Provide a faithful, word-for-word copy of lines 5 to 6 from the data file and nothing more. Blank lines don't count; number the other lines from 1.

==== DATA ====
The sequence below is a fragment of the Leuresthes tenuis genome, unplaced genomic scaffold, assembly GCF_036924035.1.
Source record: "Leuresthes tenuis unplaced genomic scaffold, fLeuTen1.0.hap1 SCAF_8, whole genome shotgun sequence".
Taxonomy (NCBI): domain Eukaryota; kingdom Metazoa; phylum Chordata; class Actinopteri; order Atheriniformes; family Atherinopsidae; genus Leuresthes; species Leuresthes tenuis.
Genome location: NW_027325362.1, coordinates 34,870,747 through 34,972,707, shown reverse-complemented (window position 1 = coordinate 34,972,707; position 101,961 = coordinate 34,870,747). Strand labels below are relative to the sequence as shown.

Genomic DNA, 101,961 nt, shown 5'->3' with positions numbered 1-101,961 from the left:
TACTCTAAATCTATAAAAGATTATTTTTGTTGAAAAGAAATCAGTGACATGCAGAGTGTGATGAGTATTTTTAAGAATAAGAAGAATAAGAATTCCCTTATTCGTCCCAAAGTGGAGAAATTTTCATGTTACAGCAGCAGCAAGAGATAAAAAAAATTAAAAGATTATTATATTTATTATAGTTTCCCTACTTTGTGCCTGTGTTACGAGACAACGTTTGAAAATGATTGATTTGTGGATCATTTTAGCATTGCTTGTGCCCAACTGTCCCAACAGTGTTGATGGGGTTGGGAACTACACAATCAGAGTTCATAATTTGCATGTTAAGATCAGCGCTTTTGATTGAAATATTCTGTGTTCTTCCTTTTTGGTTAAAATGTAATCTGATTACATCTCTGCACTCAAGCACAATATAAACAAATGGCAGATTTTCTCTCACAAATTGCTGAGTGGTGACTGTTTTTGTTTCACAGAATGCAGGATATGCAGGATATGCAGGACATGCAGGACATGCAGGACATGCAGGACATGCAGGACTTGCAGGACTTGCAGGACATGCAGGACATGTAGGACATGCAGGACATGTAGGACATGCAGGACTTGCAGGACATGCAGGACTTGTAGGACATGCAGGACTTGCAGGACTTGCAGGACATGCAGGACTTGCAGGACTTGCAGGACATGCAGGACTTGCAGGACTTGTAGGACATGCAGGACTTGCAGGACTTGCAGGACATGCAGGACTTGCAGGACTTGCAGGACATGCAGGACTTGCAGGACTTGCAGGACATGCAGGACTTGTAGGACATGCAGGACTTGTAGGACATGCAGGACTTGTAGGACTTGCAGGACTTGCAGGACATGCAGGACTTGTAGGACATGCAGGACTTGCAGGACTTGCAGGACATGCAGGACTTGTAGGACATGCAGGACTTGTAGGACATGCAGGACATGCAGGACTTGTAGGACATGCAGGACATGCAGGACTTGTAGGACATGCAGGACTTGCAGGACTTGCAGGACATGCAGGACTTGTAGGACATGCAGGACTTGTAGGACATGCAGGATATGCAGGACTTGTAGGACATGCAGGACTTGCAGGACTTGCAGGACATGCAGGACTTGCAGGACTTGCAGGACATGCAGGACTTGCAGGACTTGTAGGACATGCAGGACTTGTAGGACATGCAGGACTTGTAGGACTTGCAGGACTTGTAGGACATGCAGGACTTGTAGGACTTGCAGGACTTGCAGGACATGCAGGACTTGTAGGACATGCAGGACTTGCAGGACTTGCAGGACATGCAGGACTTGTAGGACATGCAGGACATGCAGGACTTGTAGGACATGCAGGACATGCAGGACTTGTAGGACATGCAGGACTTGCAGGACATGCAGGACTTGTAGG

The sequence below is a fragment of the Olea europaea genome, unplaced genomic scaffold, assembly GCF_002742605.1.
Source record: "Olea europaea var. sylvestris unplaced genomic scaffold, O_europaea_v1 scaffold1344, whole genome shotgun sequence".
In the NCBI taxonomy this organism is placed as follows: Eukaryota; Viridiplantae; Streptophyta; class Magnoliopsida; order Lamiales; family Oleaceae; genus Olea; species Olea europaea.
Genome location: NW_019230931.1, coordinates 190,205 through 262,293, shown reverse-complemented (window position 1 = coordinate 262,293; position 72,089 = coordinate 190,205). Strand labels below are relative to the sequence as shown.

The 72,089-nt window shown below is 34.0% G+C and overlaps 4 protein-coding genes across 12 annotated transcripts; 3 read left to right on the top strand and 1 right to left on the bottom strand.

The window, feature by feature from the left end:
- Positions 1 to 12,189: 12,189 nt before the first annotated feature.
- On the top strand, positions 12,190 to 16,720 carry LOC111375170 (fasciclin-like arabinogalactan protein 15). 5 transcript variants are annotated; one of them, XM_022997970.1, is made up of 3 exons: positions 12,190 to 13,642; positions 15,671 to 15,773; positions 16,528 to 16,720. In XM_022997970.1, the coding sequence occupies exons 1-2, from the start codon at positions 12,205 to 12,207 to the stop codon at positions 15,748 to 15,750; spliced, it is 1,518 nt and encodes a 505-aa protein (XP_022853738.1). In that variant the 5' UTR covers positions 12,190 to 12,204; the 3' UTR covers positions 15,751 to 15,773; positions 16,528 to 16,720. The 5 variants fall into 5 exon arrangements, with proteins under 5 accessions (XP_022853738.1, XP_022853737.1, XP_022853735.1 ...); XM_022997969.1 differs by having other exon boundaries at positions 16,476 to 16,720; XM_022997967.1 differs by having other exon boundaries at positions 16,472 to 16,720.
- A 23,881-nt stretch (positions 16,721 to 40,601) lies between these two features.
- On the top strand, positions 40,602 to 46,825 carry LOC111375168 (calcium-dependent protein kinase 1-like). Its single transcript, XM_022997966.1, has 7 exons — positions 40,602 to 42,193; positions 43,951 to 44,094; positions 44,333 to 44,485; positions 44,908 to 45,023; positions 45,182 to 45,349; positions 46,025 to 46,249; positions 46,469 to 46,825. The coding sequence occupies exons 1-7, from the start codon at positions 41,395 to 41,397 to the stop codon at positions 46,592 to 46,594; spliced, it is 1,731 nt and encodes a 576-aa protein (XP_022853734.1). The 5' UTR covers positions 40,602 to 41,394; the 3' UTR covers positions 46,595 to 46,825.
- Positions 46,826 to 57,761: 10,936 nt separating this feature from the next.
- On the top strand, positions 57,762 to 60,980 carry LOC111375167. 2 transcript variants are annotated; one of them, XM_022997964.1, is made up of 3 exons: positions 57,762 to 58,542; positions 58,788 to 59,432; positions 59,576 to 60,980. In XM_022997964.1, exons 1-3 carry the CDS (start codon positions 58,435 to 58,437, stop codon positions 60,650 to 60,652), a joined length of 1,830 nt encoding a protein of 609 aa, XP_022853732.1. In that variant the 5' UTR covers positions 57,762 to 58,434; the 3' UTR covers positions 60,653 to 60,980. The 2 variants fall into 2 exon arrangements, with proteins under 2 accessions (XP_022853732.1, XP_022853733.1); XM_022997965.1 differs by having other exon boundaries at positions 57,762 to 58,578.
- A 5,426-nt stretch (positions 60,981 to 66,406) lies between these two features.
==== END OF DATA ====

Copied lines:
Genomic DNA, 101,961 nt, shown 5'->3' with positions numbered 1-101,961 from the left:
TACTCTAAATCTATAAAAGATTATTTTTGTTGAAAAGAAATCAGTGACATGCAGAGTGTGATGAGTATTTTTAAGAATAAGAAGAATAAGAATTCCCTTATTCGTCCCAAAGTGGAGAAATTTTCATGTTACAGCAGCAGCAAGAGATAAAAAAAATTAAAAGATTATTATATTTATTATAGTTTCCCTACTTTGTGCCTGTGTTACGAGACAACGTTTGAAAATGATTGATTTGTGGATCATTTTAGCATTGCTTGTGCCCAACTGTCCCAACAGTGTTGATGGGGTTGGGAACTACACAATCAGAGTTCATAATTTGCATGTTAAGATCAGCGCTTTTGATTGAAATATTCTGTGTTCTTCCTTTTTGGTTAAAATGTAATCTGATTACATCTCTGCACTCAAGCACAATATAAACAAATGGCAGATTTTCTCTCACAAATTGCTGAGTGGTGACTGTTTTTGTTTCACAGAATGCAGGATATGCAGGATATGCAGGACATGCAGGACATGCAGGACATGCAGGACATGCAGGACTTGCAGGACTTGCAGGACATGCAGGACATGTAGGACATGCAGGACATGTAGGACATGCAGGACTTGCAGGACATGCAGGACTTGTAGGACATGCAGGACTTGCAGGACTTGCAGGACATGCAGGACTTGCAGGACTTGCAGGACATGCAGGACTTGCAGGACTTGTAGGACATGCAGGACTTGCAGGACTTGCAGGACATGCAGGACTTGCAGGACTTGCAGGACATGCAGGACTTGCAGGACTTGCAGGACATGCAGGACTTGTAGGACATGCAGGACTTGTAGGACATGCAGGACTTGTAGGACTTGCAGGACTTGCAGGACATGCAGGACTTGTAGGACATGCAGGACTTGCAGGACTTGCAGGACATGCAGGACTTGTAGGACATGCAGGACTTGTAGGACATGCAGGACATGCAGGACTTGTAGGACATGCAGGACATGCAGGACTTGTAGGACATGCAGGACTTGCAGGACTTGCAGGACATGCAGGACTTGTAGGACATGCAGGACTTGTAGGACATGCAGGATATGCAGGACTTGTAGGACATGCAGGACTTGCAGGACTTGCAGGACATGCAGGACTTGCAGGACTTGCAGGACATGCAGGACTTGCAGGACTTGTAGGACATGCAGGACTTGTAGGACATGCAGGACTTGTAGGACTTGCAGGACTTGTAGGACATGCAGGACTTGTAGGACTTGCAGGACTTGCAGGACATGCAGGACTTGTAGGACATGCAGGACTTGCAGGACTTGCAGGACATGCAGGACTTGTAGGACATGCAGGACATGCAGGACTTGTAGGACATGCAGGACATGCAGGACTTGTAGGACATGCAGGACTTGCAGGACATGCAGGACTTGTAGG